Gov. and Leg leaders retreat on public records act mess

by CalWatchdog Staff | June 21, 2013 4:34 pm

June 21, 2013

By Katy Grimes


SACRAMENTO — California lawmakers have reversed course on the sneaky attempt to reduce access to public records, as mandated by the Public Records Act. The act provides Californians the ability to obtain documents about state and local government actions.

Instead, according to the Los Angeles Times[2], Legislative leaders and Gov. Jerry Brown are looking at a constitutional amendment that would force local governments to pay for a state mandate that always has been picked up by the state. The result will be even more pressure on local budgets. So much for all of the feel-good political rhetoric about support for local governments.

Here’s what happened. On June 14,  AB 76 [3] was passed by both houses of the Legislature and sent to the governor. It would gut the state Public Records Act at the local level. The last-minute trailer bill language would remove local governments’ current requirements to respond within 10 days to public records act requests, or to assist those requesting documents.

But opposition to the bill was immense from outraged members of the public and the media.

So on June 20, the Assembly passed SB 71[4], which is the same as AB 76, but with the the language threatening the Records Act removed.

Blame Brown

Blame was cast on Brown, who put the requirement to suspend the California Public Records Act[5] in his January budget proposal. On the Assembly floor Thursday in a session I attended, Assemblyman Bob Blumenfield, D-Los Angeles, said passing AB 76 was merely to save money. He said, “The governor, wanting to save money, put in the provision.”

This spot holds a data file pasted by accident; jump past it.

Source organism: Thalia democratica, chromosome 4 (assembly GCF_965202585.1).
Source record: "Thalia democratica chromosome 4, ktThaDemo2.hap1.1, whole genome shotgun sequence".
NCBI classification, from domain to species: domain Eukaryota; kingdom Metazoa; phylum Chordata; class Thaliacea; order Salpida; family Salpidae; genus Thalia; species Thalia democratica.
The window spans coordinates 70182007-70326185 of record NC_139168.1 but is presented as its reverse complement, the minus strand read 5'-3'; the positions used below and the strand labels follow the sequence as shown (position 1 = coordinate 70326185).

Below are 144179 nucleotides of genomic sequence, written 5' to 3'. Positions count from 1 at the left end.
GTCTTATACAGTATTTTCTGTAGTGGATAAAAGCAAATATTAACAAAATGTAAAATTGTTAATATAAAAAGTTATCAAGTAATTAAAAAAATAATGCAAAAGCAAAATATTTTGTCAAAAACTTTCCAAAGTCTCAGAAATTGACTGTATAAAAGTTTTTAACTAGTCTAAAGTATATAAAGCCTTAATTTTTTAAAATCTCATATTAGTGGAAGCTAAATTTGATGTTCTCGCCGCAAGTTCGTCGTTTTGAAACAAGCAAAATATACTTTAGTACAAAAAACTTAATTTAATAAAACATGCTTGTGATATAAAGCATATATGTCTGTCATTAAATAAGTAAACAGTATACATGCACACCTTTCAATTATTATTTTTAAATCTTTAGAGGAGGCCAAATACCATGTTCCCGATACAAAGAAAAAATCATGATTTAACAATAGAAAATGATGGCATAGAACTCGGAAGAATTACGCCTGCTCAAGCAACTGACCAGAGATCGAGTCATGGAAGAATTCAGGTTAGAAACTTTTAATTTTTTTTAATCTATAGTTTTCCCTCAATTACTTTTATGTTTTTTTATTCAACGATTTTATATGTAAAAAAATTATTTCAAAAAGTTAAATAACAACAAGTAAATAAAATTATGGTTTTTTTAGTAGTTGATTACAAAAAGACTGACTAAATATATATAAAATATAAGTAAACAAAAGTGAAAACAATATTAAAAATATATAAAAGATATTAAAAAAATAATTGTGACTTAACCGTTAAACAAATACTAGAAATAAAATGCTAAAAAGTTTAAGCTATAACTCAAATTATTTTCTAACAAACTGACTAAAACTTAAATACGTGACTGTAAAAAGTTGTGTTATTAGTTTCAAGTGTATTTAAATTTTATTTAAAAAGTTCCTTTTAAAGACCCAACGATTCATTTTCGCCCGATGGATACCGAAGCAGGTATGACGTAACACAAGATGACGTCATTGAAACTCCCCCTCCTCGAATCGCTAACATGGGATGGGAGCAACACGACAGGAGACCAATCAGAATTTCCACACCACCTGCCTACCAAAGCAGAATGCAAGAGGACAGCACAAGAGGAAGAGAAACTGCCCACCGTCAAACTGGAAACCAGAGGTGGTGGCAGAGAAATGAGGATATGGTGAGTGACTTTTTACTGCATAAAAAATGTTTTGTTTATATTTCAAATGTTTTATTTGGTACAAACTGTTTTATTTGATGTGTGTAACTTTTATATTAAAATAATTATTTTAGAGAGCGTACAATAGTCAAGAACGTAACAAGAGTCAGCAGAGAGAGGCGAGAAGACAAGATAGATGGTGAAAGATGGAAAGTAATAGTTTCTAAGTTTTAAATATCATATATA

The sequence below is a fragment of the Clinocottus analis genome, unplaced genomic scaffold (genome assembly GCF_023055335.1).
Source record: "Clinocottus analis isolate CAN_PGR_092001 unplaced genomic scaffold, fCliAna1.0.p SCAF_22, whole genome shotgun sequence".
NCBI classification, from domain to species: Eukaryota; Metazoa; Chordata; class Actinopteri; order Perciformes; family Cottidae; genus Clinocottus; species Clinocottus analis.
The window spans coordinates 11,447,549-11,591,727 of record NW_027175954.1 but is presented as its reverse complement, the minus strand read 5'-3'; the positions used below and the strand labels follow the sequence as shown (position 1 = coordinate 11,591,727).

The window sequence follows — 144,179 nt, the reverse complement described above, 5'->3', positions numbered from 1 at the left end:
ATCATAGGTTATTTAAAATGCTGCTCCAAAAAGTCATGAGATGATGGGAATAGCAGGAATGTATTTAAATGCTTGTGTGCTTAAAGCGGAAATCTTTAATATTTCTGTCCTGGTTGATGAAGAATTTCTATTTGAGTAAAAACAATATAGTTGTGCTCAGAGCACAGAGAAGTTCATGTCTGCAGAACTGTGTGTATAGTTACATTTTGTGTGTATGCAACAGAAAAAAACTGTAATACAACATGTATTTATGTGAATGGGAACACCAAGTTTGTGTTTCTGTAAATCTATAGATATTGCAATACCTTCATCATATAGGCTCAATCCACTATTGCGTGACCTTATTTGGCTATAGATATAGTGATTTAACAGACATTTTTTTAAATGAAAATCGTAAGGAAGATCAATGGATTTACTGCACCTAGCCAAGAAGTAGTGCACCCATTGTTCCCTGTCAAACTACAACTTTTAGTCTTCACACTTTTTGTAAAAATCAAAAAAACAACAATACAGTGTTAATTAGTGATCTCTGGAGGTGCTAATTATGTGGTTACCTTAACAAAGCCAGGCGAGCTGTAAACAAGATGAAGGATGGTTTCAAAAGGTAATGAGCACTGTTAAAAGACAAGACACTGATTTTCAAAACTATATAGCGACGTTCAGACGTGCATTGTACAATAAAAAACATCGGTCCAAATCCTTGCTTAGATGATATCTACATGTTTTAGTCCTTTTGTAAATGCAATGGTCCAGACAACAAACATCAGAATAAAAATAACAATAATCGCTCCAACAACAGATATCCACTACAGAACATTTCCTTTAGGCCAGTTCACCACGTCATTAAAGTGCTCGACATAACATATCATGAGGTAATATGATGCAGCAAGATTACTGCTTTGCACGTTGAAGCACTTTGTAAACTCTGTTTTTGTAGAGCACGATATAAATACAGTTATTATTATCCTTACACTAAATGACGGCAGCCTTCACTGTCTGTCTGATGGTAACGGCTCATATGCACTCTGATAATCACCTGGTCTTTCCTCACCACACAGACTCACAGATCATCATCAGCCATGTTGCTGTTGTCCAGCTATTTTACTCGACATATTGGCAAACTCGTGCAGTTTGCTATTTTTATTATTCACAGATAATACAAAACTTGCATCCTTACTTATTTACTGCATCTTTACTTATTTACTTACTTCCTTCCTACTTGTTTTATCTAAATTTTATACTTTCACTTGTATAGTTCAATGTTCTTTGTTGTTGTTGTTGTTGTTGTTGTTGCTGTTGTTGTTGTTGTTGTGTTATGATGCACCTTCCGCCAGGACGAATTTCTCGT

Then Blumenfield, clearly on the defense, added a knock on the press itself for not noticing what was in the budget. “Six months ago, there was not a peep out of the press or anyone in public,” he said.

Assemblywoman Kristen Olsen, R-Modesto, pointed out that her bill, ACA 4, which would require all bills to be in print for 72 hours before being voted on, would have prevented the mess Democratic lawmakers found themselves in over attempting to strip the Public Records Act.

As I wrote in May, Democrats killed her bill[6] even before it could be heard in the Assembly Budget Subcommittee No. 6[7], which is led by Blumenfield.

Blumenfield did not back down. “Those arguments have nothing to do with this bill,” he said in response to Olsen. But ACA 4 would have assured that AB 76 had 72 hours to be scrutinized carefully; instead, it was subjected to a quick vote with almost no scrutiny of what was in it, leading to the ongoing crisis.

“The governor’s proposal was in place six months ago,” Blumenfield said again, even though both the Assembly and Senate slipped the provision into budget trailer bills at the eleventh hour. Nothing in a budget proposal by any governor is automatic, but must be written up into a bill by the Legislature.

Additionally, under increasing pressure this week, Senate President Pro Tem Darrell Steinberg, D-Sacramento, and Assembly Speaker John A. Pérez, D-Los Angeles, released a joint statement Thursday admitting, “[T]here needs to be both an immediate fix to ensure local entities comply with the California Public Records Act and a long term solution so the California Public Records Act is not considered a reimbursable mandate.”